WXYZ — Gov. Gretchen Whitmer announced a second extension of the stay-at-home order during an 11 a.m. press conference Friday.
Whitmer lengthened her stay-at-home order through May 15 while relaxing restrictions so some businesses can reopen and the public can participate in more outdoor activities like golf and motorized boating.
The new order will require people to wear homemade face coverings and masks when they enter enclosed public spaces. It will also lift some restrictions on outdoor activities and allow some workers who perform previously suspended activities to go back to work.
The current order expires at the end of the month.
And this comes as state Republicans are pushing back — looking to curb the governor’s authority during this state of emergency.
In an effort to try and mitigate the risks of a second wave of COVID-19 hitting Michigan, the governor says an extension needs to happen. She says in order to get back to work safely, Michigan needs to re-open slowly, one step at a time.
“When I say I'm hoping to loosen some restrictions, I mean that I'll only loosen them based on the facts and data are telling when it is safe and how it is safe to do so,” said Gov. Whitmer.
But first, Friday — the governor is expected to announce an extension of the current stay-at-home order, which right now is good through the end of April.
THIS MORNING: @GovWhitmer expected to announce an extension of the stay-at-home order, expiring at the end of the month. "When I say I'm hoping to loosen some restrictions, I mean that I'll only loosen them based on what the facts and data are telling us..." @wxyzdetroit pic.twitter.com/e4IBW8grVQ— Jenn Schanz (@JennSchanzWXYZ) April 24, 2020
Meanwhile, members of the Republican-controlled House and Senate plan to meet in-person in Lansing Friday — in part to form an oversight committee looking into the governor’s handling of the shutdown.
“After the 28 days, does the governor have carte blanche on going ahead and keeping the state of emergency in place? We don't believe that she does," said Republican state Senator Pete Lucido.
“We've turned people's lives upside down with this, and I think we, they deserve to have a mechanism where they can go in and have a conversation and dig into how were these decisions made," said Republican state Rep. Shane Hernandez, representing Port Huron.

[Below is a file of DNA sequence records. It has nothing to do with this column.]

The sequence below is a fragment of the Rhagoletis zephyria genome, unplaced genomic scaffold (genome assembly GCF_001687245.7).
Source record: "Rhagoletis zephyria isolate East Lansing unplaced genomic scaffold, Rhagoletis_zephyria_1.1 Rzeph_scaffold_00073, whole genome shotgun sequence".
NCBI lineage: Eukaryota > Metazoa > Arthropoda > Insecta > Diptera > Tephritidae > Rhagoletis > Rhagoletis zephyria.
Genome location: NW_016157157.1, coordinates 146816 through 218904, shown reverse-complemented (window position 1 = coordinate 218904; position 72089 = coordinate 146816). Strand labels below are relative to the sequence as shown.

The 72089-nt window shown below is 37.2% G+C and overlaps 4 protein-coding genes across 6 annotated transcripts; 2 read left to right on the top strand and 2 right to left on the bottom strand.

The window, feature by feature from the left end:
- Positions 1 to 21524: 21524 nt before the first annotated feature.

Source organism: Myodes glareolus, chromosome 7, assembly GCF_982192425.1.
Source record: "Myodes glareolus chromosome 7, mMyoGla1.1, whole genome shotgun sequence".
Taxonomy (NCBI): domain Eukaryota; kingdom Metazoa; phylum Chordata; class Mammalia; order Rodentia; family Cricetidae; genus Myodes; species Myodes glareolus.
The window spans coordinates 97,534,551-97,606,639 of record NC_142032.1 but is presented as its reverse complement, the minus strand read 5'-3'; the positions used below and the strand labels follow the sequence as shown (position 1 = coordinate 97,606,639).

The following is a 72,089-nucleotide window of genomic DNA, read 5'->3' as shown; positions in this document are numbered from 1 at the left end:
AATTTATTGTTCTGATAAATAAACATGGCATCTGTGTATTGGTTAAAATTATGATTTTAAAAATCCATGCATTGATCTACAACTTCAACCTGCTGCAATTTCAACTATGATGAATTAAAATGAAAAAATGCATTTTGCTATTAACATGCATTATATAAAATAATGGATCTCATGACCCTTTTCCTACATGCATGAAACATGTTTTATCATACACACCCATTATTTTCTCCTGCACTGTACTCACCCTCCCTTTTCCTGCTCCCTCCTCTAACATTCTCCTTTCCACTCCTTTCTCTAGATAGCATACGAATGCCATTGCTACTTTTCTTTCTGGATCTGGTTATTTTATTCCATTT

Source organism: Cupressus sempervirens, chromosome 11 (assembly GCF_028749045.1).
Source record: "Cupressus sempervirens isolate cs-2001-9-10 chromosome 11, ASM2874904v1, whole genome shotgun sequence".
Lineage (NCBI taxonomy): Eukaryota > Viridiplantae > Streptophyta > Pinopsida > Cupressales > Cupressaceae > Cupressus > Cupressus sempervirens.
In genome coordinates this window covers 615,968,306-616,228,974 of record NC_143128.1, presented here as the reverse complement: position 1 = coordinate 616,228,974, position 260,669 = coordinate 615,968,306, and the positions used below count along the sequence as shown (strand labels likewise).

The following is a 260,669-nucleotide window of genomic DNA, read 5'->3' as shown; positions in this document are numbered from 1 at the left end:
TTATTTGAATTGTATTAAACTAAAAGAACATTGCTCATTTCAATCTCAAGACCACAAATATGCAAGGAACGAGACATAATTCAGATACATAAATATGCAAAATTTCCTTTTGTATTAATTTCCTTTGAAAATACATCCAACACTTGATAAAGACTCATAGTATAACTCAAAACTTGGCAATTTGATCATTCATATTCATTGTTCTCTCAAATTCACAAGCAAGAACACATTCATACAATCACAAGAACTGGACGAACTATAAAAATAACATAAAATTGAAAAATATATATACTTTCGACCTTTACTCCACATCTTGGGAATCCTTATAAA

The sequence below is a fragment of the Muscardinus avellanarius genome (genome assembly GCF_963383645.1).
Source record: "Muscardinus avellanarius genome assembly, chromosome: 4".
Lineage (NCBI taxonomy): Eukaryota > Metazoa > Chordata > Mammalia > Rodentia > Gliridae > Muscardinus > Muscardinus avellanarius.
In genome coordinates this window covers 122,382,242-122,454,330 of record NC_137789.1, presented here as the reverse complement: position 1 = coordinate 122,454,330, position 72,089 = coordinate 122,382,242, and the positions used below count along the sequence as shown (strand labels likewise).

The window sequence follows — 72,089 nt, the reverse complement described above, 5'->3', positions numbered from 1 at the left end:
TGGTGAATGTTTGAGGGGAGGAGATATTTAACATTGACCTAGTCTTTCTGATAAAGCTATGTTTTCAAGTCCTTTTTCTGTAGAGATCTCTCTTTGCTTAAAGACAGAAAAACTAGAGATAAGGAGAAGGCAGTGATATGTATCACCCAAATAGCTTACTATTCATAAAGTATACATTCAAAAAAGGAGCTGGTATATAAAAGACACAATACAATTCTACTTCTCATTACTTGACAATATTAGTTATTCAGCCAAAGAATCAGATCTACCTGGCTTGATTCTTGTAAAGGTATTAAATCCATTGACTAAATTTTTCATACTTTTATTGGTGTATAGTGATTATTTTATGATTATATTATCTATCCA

State senators will take up two bills — both aimed at curbing the governor’s power during the health crisis.
Whitmer says when it comes to deciding how and when to lift restrictions – she’ll rely on the facts.
“It will have to be very thoughtful and precise," said Gov. Whitmer. "Mitigating risk to all and mitigating a risk of a second wave, but we will start to re-engage.”
.@GovWhitmer is getting pushback from Republicans. Both the GOP-controlled House and Senate meeting in Lansing today in part to form an oversight committee looking at how she handled the shutdown. Rep. Shane Hernandez of Port Huron spoke with @rossjonesWXYZ recently @wxyzdetroit pic.twitter.com/Qm6ow6qCvy— Jenn Schanz (@JennSchanzWXYZ) April 24, 2020
Lawmakers meeting in-person in Lansing Friday will have their temperatures checked on the way into the capitol.
Top Democrat in the Senate, Minority Leader Jim Ananich says Friday’s sessions are just a political distraction. Again, details on that extended stay-at-home order expected later on Friday morning.
Additional Coronavirus information and resources:
Click here for a page with resources including a COVID-19 overview from the CDC, details on cases in Michigan, a timeline of Governor Gretchen Whitmer's orders since the outbreak, coronavirus' impact on Southeast Michigan, and links to more information from the Michigan Department of Health and Human Services, the CDC and the WHO.
View a global coronavirus tracker with data from Johns Hopkins University.
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